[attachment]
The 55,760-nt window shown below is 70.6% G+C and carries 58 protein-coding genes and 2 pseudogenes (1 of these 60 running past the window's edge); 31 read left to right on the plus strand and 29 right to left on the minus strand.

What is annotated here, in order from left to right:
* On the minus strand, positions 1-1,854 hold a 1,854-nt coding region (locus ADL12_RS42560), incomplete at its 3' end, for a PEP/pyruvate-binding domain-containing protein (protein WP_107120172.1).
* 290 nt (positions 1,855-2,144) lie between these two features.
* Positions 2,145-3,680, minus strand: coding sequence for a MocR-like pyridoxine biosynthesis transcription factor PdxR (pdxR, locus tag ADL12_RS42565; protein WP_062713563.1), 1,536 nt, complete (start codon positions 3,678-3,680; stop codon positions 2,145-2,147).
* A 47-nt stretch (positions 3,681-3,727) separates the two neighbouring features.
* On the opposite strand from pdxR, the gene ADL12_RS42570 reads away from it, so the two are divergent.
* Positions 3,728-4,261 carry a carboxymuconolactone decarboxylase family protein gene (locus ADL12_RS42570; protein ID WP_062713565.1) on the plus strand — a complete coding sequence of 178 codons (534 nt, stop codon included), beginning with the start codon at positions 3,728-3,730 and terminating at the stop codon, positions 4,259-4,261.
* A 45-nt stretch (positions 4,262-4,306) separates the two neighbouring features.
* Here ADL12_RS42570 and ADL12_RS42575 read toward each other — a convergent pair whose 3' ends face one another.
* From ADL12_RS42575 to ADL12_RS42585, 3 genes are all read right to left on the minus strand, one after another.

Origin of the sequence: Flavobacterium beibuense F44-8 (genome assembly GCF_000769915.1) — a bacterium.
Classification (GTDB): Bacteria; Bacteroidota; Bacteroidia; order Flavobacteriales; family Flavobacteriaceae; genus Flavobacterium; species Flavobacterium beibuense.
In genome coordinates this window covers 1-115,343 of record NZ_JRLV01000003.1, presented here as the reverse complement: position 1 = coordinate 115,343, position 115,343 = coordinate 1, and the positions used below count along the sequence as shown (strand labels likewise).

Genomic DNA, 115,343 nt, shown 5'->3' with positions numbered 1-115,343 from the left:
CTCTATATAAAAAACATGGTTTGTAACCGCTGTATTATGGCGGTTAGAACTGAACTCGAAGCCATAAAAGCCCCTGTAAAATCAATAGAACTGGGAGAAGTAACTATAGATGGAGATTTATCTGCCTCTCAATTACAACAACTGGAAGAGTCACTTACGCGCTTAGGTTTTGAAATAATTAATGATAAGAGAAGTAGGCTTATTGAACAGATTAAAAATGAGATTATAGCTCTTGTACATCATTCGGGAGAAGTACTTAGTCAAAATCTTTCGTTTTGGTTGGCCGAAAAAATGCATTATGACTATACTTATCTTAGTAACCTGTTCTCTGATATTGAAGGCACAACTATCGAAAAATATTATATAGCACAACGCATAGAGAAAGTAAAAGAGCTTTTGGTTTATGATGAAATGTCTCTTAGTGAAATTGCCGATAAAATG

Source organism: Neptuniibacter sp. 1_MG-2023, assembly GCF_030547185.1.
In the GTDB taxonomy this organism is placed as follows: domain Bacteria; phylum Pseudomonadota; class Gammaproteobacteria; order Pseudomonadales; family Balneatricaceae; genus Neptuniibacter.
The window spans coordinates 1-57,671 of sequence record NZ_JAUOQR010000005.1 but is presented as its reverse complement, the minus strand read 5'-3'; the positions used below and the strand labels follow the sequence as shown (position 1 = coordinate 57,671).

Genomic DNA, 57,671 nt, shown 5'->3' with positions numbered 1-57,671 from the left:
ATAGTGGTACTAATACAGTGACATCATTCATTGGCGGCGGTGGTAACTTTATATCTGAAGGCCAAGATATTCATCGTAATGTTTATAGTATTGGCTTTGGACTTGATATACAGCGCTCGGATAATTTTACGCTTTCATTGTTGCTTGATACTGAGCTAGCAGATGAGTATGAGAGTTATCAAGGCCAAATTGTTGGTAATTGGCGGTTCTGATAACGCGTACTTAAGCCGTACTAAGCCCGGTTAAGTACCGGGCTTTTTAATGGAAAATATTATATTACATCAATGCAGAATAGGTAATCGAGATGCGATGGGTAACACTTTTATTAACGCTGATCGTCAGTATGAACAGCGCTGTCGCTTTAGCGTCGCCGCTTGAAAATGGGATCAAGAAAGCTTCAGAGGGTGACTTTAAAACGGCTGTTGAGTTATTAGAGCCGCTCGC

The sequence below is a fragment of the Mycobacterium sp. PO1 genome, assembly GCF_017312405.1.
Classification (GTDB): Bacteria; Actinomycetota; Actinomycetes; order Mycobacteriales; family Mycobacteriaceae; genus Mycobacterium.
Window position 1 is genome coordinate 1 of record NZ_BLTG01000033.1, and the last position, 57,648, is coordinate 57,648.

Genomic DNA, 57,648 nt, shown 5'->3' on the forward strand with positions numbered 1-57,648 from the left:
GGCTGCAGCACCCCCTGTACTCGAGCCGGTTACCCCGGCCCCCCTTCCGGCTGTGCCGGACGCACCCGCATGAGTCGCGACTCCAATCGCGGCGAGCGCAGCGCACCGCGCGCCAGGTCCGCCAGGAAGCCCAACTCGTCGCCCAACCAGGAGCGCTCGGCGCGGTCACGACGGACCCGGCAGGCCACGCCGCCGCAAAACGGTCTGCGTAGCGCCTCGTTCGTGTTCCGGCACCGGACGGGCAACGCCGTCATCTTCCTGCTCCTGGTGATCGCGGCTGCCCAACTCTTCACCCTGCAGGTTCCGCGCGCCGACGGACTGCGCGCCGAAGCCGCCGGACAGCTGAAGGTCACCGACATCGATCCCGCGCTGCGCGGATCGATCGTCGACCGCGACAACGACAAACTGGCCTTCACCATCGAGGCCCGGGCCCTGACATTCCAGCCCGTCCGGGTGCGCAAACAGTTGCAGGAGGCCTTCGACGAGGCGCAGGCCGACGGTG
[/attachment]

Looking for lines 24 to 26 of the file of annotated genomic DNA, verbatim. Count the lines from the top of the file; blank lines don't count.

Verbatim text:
Window position 1 is genome coordinate 1 of record NZ_BLTG01000033.1, and the last position, 57,648, is coordinate 57,648.

Genomic DNA, 57,648 nt, shown 5'->3' on the forward strand with positions numbered 1-57,648 from the left:
GGCTGCAGCACCCCCTGTACTCGAGCCGGTTACCCCGGCCCCCCTTCCGGCTGTGCCGGACGCACCCGCATGAGTCGCGACTCCAATCGCGGCGAGCGCAGCGCACCGCGCGCCAGGTCCGCCAGGAAGCCCAACTCGTCGCCCAACCAGGAGCGCTCGGCGCGGTCACGACGGACCCGGCAGGCCACGCCGCCGCAAAACGGTCTGCGTAGCGCCTCGTTCGTGTTCCGGCACCGGACGGGCAACGCCGTCATCTTCCTGCTCCTGGTGATCGCGGCTGCCCAACTCTTCACCCTGCAGGTTCCGCGCGCCGACGGACTGCGCGCCGAAGCCGCCGGACAGCTGAAGGTCACCGACATCGATCCCGCGCTGCGCGGATCGATCGTCGACCGCGACAACGACAAACTGGCCTTCACCATCGAGGCCCGGGCCCTGACATTCCAGCCCGTCCGGGTGCGCAAACAGTTGCAGGAGGCCTTCGACGAGGCGCAGGCCGACGGTG